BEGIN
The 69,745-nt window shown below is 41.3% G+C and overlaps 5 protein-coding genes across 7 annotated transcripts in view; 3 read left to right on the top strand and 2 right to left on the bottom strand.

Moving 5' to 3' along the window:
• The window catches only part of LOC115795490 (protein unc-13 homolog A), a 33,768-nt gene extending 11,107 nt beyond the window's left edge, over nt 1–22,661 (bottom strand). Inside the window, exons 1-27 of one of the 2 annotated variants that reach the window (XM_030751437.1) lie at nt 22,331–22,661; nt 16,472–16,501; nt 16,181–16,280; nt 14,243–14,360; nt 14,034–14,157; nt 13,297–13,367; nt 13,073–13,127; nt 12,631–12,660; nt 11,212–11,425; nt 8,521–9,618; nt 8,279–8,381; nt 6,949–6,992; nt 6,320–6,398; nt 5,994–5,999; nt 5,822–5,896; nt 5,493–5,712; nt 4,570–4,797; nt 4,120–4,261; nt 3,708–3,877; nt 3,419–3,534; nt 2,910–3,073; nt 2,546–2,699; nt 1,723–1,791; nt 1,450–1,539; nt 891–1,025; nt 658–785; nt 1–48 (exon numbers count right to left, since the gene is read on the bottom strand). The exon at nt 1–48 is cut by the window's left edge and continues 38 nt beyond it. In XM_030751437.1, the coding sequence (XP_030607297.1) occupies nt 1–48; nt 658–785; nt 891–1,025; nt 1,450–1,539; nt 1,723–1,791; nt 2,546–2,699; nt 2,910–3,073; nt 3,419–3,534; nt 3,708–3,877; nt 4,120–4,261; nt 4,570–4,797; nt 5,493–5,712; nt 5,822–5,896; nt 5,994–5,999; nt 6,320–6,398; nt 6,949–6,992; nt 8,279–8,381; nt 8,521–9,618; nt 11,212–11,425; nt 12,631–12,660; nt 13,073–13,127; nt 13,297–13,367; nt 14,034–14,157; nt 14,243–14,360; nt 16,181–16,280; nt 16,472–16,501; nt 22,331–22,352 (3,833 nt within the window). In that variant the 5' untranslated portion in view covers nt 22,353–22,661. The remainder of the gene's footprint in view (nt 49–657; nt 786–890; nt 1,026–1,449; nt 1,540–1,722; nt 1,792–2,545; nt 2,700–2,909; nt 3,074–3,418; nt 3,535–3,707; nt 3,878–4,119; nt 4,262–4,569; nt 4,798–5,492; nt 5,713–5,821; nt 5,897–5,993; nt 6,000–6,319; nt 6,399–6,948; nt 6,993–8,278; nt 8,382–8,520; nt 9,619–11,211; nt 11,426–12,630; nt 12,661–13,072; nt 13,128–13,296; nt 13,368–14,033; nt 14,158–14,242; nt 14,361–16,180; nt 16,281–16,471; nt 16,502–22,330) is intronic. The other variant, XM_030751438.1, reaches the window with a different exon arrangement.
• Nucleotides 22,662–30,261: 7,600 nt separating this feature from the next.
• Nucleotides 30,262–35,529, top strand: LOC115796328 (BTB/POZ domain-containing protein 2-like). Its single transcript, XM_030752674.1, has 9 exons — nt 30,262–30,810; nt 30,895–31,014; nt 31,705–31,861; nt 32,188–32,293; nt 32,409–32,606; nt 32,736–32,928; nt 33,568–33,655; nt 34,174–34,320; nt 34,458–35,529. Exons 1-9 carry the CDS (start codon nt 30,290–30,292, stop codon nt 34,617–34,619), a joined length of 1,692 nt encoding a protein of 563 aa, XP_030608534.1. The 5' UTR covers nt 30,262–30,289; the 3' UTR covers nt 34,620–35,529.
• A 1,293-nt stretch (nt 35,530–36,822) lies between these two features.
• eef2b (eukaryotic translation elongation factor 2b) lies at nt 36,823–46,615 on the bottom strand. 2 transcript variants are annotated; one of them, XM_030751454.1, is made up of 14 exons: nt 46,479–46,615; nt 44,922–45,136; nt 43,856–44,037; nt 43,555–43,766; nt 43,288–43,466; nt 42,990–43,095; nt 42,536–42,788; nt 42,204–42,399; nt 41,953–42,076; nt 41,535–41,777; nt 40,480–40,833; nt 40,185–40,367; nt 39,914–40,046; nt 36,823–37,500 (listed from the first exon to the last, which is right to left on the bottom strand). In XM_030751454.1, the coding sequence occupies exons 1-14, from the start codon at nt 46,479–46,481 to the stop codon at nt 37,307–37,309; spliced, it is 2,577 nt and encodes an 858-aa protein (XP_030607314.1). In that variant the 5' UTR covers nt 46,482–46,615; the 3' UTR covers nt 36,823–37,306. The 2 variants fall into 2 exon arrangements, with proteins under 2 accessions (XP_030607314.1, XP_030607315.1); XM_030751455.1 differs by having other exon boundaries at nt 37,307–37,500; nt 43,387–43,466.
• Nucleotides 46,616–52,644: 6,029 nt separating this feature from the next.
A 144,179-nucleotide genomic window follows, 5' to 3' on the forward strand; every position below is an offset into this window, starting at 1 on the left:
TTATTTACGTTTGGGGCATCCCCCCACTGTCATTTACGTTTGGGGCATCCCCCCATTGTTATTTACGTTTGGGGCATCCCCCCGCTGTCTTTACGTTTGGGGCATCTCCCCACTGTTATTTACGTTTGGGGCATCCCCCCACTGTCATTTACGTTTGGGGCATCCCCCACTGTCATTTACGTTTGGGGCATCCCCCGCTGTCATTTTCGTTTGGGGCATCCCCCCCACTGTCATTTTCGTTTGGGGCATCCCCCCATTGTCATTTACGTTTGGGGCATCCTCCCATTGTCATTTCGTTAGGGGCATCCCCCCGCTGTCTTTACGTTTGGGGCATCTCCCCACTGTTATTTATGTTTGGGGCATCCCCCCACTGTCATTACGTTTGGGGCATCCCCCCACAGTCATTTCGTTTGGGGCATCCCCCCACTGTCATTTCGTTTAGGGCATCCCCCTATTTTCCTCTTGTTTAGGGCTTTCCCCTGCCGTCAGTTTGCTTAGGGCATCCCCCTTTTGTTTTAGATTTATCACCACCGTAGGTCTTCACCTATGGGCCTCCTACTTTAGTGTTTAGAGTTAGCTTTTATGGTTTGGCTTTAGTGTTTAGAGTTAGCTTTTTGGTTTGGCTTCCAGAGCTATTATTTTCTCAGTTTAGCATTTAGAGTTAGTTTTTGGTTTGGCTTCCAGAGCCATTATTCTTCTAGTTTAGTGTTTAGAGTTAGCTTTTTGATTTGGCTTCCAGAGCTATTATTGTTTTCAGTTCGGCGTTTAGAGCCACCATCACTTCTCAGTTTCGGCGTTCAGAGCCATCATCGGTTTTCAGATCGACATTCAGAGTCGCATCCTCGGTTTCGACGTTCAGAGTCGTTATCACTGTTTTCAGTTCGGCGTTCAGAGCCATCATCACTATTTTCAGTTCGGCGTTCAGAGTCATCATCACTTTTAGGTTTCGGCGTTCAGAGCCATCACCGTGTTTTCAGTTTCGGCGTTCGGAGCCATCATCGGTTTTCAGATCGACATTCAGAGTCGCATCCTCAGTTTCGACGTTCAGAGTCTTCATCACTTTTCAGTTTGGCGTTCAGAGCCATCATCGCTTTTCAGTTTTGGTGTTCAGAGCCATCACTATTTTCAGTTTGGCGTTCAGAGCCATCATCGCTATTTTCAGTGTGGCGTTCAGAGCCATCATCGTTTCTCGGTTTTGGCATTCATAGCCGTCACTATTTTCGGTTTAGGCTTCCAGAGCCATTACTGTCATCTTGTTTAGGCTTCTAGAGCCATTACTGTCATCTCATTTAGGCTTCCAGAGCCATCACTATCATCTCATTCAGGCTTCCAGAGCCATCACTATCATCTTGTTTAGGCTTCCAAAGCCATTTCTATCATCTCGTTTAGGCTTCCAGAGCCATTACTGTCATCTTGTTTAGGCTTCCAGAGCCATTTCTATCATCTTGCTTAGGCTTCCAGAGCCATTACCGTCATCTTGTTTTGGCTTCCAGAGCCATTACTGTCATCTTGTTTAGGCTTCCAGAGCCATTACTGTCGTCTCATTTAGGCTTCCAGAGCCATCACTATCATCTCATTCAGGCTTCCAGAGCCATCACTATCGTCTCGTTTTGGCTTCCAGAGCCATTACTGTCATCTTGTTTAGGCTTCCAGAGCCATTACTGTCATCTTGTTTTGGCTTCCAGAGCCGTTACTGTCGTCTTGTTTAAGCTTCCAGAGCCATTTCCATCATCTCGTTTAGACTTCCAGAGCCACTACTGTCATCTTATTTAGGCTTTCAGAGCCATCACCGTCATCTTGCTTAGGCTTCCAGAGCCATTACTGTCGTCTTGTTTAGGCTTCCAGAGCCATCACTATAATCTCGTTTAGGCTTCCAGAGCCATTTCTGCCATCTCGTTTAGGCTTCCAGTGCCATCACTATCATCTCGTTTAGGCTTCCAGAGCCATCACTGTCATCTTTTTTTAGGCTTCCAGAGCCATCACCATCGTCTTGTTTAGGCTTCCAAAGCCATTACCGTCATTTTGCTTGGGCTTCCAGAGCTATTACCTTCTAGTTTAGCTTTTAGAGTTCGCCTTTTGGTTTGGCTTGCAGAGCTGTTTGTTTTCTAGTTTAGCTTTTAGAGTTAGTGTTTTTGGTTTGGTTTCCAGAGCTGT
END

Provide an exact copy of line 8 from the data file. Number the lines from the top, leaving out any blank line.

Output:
• Nucleotides 46,616–52,644: 6,029 nt separating this feature from the next.